• Put back the book on the shelf

↓ 2/3 ImageImageImageImage
Do this consistently, and you will significantly improve your Python skills.

Post a summary here on Twitter of what you learned for even better results.

This book works best for those who already write Python. It's not what you need to start from scratch.

Read 4 tweets
23 Apr
I've been teaching people how to start with machine learning for more than a year now.

This is a thread with what I've learned and some advice if you are looking to start.

↓ 1/14
People enjoy the process of getting ready to start something new.

Like the first time they go to the gym: they buy supplements, shorts, shoes, and a new headband.

Unfortunately, this is not enough.

↓ 2/14
Most people never stop preparing.

They keep collecting books, tutorials, the "best" videos and ask the same "how to start" questions.

The only thing they forget: taking a concrete step forward.

↓ 3/14
Read 14 tweets
22 Apr
A 13-tweet introduction to one of the most basic structures used in machine learning: a tensor.

Understanding how tensors work is fundamental. They aren't complex but working with them may get confusing if you don't understand all the pieces.

Let's solve that today.

↓ 1/13
Three primary attributes define a tensor:

• Rank: Number of axes.
• Shape: Number of dimensions per axis.
• Data type: Type of data contained in it.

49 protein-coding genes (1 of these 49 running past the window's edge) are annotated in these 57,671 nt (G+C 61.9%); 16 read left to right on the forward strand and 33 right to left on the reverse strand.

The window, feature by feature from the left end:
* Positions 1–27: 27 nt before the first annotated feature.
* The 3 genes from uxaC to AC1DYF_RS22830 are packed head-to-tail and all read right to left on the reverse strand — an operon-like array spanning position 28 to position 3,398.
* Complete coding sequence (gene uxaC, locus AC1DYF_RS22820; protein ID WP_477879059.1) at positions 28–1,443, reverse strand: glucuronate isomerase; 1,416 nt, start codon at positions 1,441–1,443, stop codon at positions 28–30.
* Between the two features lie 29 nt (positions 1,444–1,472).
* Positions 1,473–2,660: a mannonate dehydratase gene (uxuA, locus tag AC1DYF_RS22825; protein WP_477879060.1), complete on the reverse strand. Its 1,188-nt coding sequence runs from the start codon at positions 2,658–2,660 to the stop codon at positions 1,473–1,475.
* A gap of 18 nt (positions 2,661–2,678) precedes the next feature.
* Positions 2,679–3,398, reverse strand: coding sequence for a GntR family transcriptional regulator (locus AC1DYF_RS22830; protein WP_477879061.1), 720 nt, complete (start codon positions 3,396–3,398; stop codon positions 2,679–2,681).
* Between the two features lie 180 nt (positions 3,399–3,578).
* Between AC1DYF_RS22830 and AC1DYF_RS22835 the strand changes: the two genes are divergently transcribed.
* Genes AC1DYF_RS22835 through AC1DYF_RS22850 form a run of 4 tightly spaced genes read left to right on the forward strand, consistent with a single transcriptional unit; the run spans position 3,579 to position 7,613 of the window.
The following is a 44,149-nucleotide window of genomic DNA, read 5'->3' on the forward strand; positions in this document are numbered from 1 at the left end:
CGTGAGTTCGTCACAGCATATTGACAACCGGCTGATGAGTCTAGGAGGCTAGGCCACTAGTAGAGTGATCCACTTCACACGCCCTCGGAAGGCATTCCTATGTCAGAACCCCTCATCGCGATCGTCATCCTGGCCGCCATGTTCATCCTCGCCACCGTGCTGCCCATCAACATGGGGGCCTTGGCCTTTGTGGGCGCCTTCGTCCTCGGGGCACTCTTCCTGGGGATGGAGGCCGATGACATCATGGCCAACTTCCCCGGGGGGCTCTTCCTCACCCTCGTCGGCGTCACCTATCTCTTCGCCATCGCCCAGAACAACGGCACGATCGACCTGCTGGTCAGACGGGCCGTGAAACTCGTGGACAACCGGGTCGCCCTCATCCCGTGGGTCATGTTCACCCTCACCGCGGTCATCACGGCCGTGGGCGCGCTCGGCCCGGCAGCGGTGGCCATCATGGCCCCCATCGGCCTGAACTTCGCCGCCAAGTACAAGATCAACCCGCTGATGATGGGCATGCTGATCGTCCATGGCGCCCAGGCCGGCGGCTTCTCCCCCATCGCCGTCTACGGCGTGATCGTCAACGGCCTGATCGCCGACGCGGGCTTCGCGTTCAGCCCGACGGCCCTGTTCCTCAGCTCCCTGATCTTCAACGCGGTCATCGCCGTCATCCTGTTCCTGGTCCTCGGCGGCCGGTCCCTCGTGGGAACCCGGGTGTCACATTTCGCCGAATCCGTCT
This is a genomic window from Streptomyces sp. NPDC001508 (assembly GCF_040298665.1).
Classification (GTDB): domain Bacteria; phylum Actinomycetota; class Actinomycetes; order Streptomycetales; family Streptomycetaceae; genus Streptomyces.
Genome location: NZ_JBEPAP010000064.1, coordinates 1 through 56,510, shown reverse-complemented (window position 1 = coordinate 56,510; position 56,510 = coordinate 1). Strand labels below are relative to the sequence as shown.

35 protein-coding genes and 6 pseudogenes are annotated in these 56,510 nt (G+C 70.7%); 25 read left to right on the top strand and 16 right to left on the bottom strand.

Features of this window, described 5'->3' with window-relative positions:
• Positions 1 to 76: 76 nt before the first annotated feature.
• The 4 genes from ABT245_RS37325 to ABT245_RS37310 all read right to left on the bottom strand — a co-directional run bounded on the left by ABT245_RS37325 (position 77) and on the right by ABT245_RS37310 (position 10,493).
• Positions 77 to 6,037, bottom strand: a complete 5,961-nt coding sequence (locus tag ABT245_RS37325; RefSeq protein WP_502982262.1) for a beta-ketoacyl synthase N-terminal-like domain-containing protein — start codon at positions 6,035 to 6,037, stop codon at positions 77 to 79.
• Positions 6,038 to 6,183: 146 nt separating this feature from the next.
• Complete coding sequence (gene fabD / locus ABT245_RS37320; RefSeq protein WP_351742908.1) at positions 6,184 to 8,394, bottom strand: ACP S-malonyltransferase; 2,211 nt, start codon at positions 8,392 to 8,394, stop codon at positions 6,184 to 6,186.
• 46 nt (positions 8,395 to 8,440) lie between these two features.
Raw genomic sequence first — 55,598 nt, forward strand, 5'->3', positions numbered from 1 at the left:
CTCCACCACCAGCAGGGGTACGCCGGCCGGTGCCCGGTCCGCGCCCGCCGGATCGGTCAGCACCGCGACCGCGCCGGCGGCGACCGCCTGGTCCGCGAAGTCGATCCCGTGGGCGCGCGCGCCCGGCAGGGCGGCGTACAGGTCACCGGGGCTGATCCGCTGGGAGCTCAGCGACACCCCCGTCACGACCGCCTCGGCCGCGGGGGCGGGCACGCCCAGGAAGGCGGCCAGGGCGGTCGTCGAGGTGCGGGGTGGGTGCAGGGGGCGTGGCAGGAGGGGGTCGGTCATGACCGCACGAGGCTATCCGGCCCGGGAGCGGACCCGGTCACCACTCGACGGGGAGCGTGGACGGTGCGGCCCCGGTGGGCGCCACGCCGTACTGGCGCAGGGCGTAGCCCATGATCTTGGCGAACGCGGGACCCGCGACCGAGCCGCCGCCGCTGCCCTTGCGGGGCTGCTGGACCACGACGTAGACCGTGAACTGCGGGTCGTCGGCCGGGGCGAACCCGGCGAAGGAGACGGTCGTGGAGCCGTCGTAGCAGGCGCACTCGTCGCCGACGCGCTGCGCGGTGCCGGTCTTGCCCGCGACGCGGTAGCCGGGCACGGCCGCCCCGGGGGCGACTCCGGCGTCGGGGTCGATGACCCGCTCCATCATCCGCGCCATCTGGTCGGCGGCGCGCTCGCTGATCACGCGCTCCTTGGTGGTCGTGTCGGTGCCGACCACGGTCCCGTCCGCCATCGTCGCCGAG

↓ 2/13
The rank of a tensor refers to the tensor's number of axes.


• Rank of a matrix is 2.
• Rank of a vector is 1.
• Rank of a scalar is 0.

↓ 3/13
Read 14 tweets
21 Apr
700 people have watched "How To Get Started With Machine Learning." 86 have rated it.

Let's celebrate!

• You can buy the course today for $7.
• $0 if you don't like it.
• Back to $15 tomorrow.

If you can't afford it, keep reading:

For every copy I sell today, I'll give away one for free.

To apply for the free copy, reply below with why you think this course will help you.

I'll prioritize the best stories I read.

If you want to support my content, like/retweet this thread, so more people see it.
So far, 8 copies sold, and 8 free copies shared.

Thanks for the continuous support! It helps tremendously!
Read 8 tweets
21 Apr
Creating a good machine learning model is really sexy. That's what's different and where everyone focuses all of their attention.

But machine learning is much more than that.

A thread with a few thoughts about the real job.

Machine learning engineers spend a lot of time designing and training new models, but this is just a small fraction of their job.

In reality, dealing with data and operationalizing models is much more time-consuming and sometimes even harder and more involved than creating the models in the first place.